The Future of Digital Retail?

As Dave Gilboa, Cofounder of Warby Parker said —

"we don’t think retail’s dead. We think mediocre retail is dead"

The tidal wave of digitisation has changed the way consumers search and shop for goods — they’re now consuming less while shopping across a multiplicity of channels, expecting a seamless and consistent experience simultaneously. Meanwhile innovative disruptors and online players claim an ever greater share of the market.

We’ve now reached a tipping point. Retailers need to rethink their strategy if they want to survive. It’s time to listen to ever-evolving consumer needs and respond quickly. Here’s a couple of examples of things we think are setting the bar in the retail industry.

1. YouTube delivers digital ‘Try-On’s with the launch of its AR Beauty feature.

With YouTube’s brand spanking new AR Beauty Try-On feature developed by FameBit, consumers can now try on products from their favourite brands without spending a penny. When users tap on Masthead and Trueview discovery ads on their Android and iOS devices, the YouTube interface divides. While one half continues to play the video, the other displays different shades of lipstick via the front camera.

A key barrier for not buying make-up is not knowing how it’ll look (as well as being put off by used testers in-store). The ability to try before you buy and then make a direct purchase is a progressive step for retail and in particular beauty brands, who can leverage data from the tool and gain key insights on which products are hot and which are… well, not.

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2. ASOS leverages AI to display clothes on different body shapes.

We’ve all seen the comparison pictures on social media — a screenshot of how a garment looks on a model vs. how it looks on a disappointed consumer. It might be funny… but one of the key pain points from qualitative research we conducted in the past was that consumers can’t visualise how an item of clothing will look on them unless they’re a similar height, weight and shape as the model (which let’s be honest, isn’t many of us).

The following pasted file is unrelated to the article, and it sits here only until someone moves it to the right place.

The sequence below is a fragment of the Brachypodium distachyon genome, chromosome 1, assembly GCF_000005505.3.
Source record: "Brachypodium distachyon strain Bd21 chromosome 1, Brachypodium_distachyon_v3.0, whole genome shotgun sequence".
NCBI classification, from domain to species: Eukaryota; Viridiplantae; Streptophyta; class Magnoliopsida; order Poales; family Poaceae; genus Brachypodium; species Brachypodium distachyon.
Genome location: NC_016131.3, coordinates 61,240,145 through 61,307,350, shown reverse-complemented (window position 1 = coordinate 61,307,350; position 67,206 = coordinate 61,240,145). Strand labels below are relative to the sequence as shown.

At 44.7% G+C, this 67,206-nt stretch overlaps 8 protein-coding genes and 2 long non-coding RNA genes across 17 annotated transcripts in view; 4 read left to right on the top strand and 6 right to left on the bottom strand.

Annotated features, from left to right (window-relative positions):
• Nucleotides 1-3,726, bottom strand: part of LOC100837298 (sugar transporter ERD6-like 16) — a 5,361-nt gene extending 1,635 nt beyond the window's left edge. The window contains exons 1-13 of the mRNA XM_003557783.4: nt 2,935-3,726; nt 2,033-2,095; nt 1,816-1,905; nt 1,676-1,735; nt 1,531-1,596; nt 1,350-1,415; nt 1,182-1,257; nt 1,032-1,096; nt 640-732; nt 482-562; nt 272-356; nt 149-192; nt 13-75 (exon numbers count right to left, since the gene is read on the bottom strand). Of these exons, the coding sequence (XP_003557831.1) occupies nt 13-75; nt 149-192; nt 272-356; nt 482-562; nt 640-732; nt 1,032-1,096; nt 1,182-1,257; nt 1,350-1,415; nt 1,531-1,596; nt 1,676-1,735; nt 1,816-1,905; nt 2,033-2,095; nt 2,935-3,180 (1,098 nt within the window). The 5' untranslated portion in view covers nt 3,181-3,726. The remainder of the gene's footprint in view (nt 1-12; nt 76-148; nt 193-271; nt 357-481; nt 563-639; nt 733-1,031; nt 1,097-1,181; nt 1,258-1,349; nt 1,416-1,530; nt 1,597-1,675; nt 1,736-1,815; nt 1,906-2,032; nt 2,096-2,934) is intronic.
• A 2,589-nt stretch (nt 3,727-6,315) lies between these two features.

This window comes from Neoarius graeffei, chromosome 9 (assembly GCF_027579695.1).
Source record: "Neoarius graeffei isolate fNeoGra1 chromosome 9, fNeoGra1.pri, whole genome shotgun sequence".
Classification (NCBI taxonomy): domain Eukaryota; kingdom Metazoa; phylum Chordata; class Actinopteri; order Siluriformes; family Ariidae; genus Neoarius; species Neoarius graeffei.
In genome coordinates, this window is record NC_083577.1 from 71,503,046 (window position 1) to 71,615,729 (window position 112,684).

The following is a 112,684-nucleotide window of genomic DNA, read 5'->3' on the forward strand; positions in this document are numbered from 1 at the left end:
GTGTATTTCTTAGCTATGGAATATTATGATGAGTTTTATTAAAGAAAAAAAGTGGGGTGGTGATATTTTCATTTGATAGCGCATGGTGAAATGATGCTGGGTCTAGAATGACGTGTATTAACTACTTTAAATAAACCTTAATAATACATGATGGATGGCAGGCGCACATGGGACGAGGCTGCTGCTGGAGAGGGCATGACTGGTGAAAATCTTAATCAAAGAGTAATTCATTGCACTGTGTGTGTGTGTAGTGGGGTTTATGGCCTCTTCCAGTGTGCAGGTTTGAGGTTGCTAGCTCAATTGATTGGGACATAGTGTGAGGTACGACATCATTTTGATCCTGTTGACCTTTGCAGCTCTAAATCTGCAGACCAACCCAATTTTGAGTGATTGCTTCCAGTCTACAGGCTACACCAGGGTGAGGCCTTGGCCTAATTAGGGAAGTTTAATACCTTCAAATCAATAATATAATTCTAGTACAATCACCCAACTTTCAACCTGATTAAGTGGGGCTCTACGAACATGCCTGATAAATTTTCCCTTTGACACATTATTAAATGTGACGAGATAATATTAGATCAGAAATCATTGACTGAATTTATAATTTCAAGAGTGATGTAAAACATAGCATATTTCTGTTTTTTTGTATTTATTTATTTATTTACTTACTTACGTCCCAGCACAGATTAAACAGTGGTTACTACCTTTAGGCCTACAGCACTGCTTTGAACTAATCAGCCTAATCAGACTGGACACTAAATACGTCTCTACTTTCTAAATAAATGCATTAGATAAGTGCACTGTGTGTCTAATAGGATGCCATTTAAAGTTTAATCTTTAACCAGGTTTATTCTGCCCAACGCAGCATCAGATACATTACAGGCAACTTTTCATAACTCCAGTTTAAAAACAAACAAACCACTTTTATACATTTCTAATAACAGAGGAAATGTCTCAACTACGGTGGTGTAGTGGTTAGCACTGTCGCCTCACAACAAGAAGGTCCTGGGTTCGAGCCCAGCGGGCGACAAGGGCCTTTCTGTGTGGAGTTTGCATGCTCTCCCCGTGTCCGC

Israeli AR company, Zeekit launched a new tool ‘see my fit’ with ASOS that displays the same item on user-selected models of various shapes and sizes, so shoppers can see how something will actually look on them. ‘See my fit’ will not only hopefully help ASOS forecast better due to less returns, but also promotes inclusivity and acceptance. We like that.

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3. Darkstore — the AirBnB of warehouses

There’s nothing worse than a shop not having your size or style in stock. Enter Darkstore, a service which exploits excess capacity in storage facilities, malls and bodegas, transforming them into fulfillment centers with just a smartphone. Brands without local inventory can keep their stock in a Darkstore, and ship it out on the very same day the consumer requests it.

While Amazon accounted for a large slice of e-commerce sales in 2017, many companies are trying to cut ties with the middleman as they seek new ways to keep prices down by selling directly to their customers. Darkstore means companies take the profit of their sales, are less at risk of comparison with their competition (as is the case on platforms like Amazon), and most importantly… the customer is no longer left disappointed.

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4. Bespoke subscription based dermatology, with Curology

Skincare company Curology, now heading into its sixth year, combines tech with beauty to help give consumers the clear complexion they long for. Dr. Lortscher, a dermatologist, realised consumers were struggling with long appointment wait times, expensive dermatology care, expensive products and something that should be easy (skincare) felt like a huge chore.

Curology is a subscription service that gives users a bespoke skincare plan tailored to them. All users have to do is take a photo of their skin and fill out a skin survey. Curology then mixes ingredients you can’t get off the shelf to create custom formulas for their users, continuing treatment over time based on progress photos — all for $20 a month. Who said dermatological grade skin care wasn’t for everyone?

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5. One from us: AI won’t save the ad industry, but it can define marketing

Using AI in traditional advertising strategies will be a waste. It needs to be put to better use in order to help and improve how brands connect with their customers by putting their consumers first and providing them with meaningful experiences that they actually want.

Read here